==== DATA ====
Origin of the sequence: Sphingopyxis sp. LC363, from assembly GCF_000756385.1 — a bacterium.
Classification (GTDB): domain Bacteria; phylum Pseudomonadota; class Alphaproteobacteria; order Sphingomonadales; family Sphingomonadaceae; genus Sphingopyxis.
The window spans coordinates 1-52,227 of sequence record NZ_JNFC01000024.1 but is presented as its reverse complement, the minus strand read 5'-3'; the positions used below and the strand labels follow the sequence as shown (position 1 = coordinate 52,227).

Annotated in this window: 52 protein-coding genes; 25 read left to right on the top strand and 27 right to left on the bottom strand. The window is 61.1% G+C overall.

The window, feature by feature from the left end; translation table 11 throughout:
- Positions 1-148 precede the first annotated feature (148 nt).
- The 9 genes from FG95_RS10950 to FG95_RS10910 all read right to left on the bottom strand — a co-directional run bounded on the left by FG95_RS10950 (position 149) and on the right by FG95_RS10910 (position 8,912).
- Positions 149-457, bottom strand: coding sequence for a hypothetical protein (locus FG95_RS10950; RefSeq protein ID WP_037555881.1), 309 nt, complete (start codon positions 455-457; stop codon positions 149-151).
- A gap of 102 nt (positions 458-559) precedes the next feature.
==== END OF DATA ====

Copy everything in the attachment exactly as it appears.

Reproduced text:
Origin of the sequence: Sphingopyxis sp. LC363, from assembly GCF_000756385.1 — a bacterium.
Classification (GTDB): domain Bacteria; phylum Pseudomonadota; class Alphaproteobacteria; order Sphingomonadales; family Sphingomonadaceae; genus Sphingopyxis.
The window spans coordinates 1-52,227 of sequence record NZ_JNFC01000024.1 but is presented as its reverse complement, the minus strand read 5'-3'; the positions used below and the strand labels follow the sequence as shown (position 1 = coordinate 52,227).

Annotated in this window: 52 protein-coding genes; 25 read left to right on the top strand and 27 right to left on the bottom strand. The window is 61.1% G+C overall.

The window, feature by feature from the left end; translation table 11 throughout:
- Positions 1-148 precede the first annotated feature (148 nt).
- The 9 genes from FG95_RS10950 to FG95_RS10910 all read right to left on the bottom strand — a co-directional run bounded on the left by FG95_RS10950 (position 149) and on the right by FG95_RS10910 (position 8,912).
- Positions 149-457, bottom strand: coding sequence for a hypothetical protein (locus FG95_RS10950; RefSeq protein ID WP_037555881.1), 309 nt, complete (start codon positions 455-457; stop codon positions 149-151).
- A gap of 102 nt (positions 458-559) precedes the next feature.